We want to make a case for human rights that draws on intrinsic values - our sense of shared humanity, decency and dignity - rather than extrinsic values - the guilt or fear we trigger when defending human rights as an insurance policy that we might need one day if injustice befalls us.
This approach is inspired by narrative research conducted by Anat Shenker-Osorio, and the resulting messaging guide A Brilliant Way of Living our Lives. This research challenges us to invite wider audiences into the human rights story by talking about human rights not just as violations that happen to people, or entitlements that are taken away from them, but a practice that we all carry out. Whether human rights are inherent or a legal construct, the reason why we need them is to guide how we as humans live in a group together.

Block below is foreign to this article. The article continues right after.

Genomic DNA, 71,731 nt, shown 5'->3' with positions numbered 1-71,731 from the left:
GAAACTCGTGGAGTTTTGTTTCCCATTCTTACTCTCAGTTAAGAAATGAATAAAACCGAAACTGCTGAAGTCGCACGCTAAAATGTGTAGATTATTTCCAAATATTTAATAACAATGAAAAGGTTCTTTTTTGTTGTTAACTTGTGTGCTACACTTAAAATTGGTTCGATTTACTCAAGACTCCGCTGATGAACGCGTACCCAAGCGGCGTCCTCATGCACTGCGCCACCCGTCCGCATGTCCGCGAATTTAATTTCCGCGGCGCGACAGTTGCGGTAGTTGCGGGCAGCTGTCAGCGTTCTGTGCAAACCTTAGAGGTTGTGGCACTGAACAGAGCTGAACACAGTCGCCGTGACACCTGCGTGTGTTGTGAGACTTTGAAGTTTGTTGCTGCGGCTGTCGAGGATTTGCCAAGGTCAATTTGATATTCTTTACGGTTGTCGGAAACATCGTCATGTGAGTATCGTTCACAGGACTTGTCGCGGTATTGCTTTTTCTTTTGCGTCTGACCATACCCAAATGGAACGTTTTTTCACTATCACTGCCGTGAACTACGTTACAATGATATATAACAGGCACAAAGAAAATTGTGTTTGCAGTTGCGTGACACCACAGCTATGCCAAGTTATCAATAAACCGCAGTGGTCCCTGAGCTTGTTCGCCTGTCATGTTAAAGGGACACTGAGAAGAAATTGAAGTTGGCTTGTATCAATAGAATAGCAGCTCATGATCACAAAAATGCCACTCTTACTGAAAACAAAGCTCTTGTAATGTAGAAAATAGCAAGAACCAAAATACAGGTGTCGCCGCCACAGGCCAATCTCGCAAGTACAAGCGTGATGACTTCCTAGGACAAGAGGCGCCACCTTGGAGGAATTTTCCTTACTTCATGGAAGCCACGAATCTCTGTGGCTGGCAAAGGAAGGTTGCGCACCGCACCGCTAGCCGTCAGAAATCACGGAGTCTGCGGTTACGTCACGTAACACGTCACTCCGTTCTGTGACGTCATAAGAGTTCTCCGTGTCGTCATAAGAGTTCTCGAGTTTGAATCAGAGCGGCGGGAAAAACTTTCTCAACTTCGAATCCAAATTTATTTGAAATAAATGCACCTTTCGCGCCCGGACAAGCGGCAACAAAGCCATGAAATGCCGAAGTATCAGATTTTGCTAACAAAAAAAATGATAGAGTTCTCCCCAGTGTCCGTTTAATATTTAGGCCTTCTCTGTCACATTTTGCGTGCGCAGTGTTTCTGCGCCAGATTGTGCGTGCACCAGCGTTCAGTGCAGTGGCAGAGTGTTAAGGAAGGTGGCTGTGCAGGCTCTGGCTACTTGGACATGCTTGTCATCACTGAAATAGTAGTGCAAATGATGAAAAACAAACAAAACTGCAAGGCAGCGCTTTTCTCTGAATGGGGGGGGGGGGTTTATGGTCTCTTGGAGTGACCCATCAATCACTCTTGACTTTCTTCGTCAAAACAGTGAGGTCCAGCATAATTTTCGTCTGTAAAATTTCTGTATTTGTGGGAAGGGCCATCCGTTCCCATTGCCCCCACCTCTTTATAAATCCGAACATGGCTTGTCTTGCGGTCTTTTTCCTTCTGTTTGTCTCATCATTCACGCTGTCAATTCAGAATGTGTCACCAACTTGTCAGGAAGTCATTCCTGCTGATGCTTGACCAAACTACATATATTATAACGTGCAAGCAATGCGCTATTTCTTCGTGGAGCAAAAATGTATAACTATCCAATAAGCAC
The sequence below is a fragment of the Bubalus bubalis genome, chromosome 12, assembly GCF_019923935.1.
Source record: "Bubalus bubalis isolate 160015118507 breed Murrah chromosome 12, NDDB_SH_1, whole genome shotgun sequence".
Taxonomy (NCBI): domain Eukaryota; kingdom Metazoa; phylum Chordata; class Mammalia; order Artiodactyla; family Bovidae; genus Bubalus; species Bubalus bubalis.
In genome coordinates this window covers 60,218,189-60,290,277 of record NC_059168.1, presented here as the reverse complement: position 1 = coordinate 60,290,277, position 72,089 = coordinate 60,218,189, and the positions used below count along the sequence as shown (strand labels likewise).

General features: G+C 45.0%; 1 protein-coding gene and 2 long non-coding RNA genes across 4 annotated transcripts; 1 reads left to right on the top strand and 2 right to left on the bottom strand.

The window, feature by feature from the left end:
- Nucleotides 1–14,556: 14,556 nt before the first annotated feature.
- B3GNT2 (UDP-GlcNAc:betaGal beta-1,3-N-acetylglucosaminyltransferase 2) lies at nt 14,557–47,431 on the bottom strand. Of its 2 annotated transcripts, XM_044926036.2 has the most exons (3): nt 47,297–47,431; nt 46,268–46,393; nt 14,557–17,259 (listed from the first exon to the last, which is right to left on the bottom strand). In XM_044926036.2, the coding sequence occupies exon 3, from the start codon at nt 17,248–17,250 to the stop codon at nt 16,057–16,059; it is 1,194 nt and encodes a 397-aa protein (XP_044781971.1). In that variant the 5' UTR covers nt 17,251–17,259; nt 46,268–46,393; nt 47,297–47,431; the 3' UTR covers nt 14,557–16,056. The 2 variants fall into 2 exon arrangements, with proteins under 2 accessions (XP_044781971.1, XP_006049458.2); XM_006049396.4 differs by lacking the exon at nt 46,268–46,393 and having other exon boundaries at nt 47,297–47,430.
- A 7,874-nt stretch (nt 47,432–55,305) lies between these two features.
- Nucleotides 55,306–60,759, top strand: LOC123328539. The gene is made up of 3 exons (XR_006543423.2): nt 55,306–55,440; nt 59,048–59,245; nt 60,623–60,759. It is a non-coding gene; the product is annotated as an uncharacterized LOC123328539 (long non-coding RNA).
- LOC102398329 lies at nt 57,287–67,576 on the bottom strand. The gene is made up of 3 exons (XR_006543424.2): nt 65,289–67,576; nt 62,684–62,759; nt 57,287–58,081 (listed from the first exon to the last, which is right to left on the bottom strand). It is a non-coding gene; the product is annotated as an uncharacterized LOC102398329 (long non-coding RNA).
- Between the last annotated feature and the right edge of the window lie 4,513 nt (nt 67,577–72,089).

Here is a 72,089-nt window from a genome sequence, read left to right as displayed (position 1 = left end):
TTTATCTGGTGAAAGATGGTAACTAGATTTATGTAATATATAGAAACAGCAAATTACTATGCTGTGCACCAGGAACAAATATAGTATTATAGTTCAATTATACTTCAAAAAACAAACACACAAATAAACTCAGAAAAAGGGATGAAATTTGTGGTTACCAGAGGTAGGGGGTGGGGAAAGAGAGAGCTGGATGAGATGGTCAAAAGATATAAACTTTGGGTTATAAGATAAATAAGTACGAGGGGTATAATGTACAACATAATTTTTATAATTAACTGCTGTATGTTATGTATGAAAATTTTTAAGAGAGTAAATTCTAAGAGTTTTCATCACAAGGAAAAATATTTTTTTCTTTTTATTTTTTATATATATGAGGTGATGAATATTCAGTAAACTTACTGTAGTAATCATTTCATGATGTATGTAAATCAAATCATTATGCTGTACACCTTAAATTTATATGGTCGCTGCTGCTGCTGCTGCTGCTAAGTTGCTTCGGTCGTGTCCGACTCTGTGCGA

This guide also tries to visualise what it looks like for human beings to do, practice and enjoy human rights—and to belong to a “larger us” - the human race. Othering & Belonging Institute director john a. powell describes belonging as not simply about joining something or being "included", but about co-creating the thing you're joining. If people are going to feel belonging to the human rights movement, they must have a greater role in its creation.